A fascinating article from the mammoth Walking with the Unicorn book that delves into the brief, intense life of ancient Indus-inspired seals in Dilmun (Bahrain) around 2000 BCE. The authors use the unique and extensive evidence from this Gulf civilization to to draw some important inferences about these seals, which may or may not be relevant to the ancient Indus people from whom the traditions of making and using seals were clearly derived. For example, skeletons in burials indicate "that at the time of internment they were placed around the neck as part of the personal adornment of the deceased." Then there is the fact that children seem to have used seals, again from evidence in cemeteries: "The association of seals with a considerable portion of individuals younger than 12 years of age – i.e. about half the amount attested for ‘adults’ – highlights their apotropaic and amuletic properties. These properties, which were probably imbued in all seals, may also have contributed to seals not being desirable items to be taken from the burials by robbers."
What is so interesting about seals in ancient Dilmun is that large groups of the population seems to have worn them; they were not just used by elites as we think was the case in ancient Mohenjo-daro and Harappa: "Despite the many problems, uncertainties, and restrictions that make it difficult to ascertain the overall number of seals present in Early Dilmun society, the combined evidence from cemeteries, settlements, and temples shows unambiguously that the stamp seal was a common-type artefact that circulated widely among most, if not all, of its echelons. Concomitantly, the recovery of a fair number of Arabian Gulf and proto-Dilmun seals from the settlement at Tell F3 and in City IIb-c contexts from the settlement at Saar (Crawford 2001: 16 – 7), and the multi-generational use of at least some of the ‘institutional’ seals impressed on clay tokens (Olijdam 2015: 211 – 2), reveal that seals from different spheres were passed on through the generations – a practice that may well have been more common than previously envisioned."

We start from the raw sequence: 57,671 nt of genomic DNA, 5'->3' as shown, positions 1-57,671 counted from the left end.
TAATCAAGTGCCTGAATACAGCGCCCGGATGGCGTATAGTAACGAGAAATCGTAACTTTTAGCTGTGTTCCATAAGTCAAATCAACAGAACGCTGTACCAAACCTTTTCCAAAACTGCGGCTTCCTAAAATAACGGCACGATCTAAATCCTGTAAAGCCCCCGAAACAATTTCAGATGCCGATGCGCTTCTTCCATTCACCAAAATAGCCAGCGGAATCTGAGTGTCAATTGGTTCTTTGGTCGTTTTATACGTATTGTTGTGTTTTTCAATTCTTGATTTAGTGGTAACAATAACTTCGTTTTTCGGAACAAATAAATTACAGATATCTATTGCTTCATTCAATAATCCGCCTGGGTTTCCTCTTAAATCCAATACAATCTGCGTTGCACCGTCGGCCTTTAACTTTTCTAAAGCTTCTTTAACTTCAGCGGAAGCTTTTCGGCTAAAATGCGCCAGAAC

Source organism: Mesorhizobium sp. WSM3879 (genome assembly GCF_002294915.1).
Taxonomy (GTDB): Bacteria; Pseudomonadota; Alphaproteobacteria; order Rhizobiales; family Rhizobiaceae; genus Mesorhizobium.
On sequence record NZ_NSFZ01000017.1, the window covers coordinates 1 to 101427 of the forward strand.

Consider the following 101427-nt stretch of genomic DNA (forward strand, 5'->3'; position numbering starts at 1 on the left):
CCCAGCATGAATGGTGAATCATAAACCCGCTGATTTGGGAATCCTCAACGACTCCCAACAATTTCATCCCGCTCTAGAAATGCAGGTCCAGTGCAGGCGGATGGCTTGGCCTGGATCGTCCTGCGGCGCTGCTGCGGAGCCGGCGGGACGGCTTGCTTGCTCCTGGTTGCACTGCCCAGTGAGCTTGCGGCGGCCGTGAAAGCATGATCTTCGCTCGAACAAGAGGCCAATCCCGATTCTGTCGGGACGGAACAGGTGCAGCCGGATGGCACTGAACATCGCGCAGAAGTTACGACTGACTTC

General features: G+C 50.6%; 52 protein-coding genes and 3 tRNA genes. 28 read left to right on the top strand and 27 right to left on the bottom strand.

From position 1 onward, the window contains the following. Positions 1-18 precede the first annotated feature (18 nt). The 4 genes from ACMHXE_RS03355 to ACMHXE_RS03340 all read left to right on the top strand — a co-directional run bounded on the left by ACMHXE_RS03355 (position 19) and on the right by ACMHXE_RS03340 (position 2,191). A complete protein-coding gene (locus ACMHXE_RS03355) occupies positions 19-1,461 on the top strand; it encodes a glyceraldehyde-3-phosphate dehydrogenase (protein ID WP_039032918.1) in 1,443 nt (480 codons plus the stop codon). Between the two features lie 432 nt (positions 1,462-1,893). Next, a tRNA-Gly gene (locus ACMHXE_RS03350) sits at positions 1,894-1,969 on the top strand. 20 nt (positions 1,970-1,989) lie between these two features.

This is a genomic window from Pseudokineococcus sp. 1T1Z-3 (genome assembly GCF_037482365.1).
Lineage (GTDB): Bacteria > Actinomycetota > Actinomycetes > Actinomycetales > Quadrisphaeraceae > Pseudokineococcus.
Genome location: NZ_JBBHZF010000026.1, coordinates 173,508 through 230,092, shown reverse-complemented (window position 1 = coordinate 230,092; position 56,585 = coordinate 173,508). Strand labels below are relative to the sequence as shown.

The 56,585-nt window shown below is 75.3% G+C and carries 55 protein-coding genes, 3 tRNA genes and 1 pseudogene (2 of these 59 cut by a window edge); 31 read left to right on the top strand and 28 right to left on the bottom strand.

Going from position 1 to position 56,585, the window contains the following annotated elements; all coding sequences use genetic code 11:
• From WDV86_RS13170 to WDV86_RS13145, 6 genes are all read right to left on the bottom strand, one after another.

Another example of fine archaeological sleuthing and speculation, that, as the authors put it, "bolster the commonly accepted theory of a westward transmission of Harappan sealing technology, which has so far been based primarily on iconographic analysis." It also shows how much current continuing excavations in the Arabian Gulf are likely to cast new light on ancient Indus people, crafts and practices.